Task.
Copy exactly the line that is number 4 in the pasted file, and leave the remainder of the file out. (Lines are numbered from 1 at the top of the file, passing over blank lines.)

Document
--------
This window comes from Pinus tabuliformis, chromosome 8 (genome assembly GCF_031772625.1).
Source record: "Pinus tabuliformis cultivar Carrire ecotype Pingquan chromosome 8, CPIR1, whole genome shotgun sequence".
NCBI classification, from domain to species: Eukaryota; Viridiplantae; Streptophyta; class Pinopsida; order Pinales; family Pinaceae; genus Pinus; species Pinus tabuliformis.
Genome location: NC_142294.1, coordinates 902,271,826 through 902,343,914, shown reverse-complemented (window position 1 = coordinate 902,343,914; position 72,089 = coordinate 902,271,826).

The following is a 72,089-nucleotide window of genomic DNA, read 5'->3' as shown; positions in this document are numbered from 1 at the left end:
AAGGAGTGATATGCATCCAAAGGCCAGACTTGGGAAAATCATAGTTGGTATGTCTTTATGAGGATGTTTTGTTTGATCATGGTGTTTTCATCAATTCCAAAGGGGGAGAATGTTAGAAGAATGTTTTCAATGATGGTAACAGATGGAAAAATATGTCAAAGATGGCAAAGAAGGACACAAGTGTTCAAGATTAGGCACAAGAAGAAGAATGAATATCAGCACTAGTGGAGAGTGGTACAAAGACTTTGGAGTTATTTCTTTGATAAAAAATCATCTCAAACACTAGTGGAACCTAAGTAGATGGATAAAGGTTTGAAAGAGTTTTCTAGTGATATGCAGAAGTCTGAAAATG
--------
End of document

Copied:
Genome location: NC_142294.1, coordinates 902,271,826 through 902,343,914, shown reverse-complemented (window position 1 = coordinate 902,343,914; position 72,089 = coordinate 902,271,826).